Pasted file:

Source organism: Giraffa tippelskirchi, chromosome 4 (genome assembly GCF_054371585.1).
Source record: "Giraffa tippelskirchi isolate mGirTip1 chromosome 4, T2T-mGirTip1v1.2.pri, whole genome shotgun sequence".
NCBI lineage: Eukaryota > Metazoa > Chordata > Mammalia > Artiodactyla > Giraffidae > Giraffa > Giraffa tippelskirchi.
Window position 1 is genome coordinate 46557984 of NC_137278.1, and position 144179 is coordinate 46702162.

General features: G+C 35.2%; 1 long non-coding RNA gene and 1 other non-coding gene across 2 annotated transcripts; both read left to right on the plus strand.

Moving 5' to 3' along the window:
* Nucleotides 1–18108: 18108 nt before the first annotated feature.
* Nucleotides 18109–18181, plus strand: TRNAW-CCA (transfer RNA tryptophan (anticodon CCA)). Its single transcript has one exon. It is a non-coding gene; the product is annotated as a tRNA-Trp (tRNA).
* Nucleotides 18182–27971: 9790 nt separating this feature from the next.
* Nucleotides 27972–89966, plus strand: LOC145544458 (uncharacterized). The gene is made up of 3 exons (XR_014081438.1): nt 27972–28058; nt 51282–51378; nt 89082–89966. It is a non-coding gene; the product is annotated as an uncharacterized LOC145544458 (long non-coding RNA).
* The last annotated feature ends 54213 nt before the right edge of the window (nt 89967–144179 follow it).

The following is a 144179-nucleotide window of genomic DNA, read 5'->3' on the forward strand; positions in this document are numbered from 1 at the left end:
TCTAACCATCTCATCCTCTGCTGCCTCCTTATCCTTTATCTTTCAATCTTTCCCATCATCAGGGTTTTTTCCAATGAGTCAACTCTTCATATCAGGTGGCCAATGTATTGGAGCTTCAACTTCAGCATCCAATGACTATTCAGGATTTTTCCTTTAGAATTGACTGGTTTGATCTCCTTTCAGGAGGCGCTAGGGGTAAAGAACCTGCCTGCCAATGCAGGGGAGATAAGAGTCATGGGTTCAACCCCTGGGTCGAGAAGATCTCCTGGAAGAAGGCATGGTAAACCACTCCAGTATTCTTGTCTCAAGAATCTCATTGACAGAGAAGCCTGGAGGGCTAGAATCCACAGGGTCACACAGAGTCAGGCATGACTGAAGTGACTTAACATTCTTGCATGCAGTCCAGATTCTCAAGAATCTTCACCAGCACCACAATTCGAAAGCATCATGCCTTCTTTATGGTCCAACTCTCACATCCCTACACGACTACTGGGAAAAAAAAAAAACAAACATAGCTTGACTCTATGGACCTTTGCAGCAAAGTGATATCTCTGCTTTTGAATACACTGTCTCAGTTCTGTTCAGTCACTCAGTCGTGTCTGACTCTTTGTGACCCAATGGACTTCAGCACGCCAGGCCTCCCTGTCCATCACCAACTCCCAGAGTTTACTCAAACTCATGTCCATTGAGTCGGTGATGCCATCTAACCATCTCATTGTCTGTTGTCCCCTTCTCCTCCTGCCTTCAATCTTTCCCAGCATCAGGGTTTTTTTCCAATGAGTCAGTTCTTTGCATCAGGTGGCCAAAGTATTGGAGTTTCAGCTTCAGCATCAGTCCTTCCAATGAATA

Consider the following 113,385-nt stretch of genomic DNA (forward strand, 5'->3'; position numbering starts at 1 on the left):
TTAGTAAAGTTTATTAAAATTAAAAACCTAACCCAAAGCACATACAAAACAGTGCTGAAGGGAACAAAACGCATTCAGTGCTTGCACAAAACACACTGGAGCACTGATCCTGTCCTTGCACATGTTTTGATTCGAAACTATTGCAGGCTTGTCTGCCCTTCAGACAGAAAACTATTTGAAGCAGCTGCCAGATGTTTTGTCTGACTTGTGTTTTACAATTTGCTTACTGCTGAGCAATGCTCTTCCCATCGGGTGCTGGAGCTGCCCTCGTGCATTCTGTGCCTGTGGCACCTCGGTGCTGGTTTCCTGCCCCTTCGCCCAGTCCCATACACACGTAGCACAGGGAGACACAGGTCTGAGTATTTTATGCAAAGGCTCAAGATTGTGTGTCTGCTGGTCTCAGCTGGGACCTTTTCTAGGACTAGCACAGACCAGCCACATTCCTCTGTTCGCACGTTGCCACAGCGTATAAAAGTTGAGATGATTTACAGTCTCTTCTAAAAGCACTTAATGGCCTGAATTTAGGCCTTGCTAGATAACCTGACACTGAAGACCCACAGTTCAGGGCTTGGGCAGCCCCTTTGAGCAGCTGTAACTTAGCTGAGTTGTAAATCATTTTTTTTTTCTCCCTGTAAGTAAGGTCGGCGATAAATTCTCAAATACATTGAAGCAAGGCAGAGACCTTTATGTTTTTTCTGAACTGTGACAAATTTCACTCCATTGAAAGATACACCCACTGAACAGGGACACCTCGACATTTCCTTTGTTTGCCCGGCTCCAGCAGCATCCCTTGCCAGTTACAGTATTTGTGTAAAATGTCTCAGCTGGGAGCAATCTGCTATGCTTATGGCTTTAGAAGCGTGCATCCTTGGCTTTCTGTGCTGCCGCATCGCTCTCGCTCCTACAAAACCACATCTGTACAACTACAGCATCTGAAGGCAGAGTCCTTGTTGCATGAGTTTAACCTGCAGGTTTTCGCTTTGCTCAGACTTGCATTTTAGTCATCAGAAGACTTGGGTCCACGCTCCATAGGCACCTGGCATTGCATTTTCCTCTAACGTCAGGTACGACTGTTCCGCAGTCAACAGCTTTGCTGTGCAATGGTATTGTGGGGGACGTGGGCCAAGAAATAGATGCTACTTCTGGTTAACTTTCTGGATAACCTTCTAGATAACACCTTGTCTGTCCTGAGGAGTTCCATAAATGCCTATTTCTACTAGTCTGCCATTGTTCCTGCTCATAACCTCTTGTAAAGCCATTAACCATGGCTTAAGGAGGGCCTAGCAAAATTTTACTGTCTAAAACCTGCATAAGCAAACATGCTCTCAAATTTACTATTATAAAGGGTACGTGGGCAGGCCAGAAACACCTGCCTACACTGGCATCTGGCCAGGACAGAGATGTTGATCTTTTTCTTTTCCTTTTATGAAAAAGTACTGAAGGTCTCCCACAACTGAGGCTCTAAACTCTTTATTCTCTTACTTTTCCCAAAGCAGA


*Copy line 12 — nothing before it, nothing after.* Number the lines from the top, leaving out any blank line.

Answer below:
The following is a 144179-nucleotide window of genomic DNA, read 5'->3' on the forward strand; positions in this document are numbered from 1 at the left end: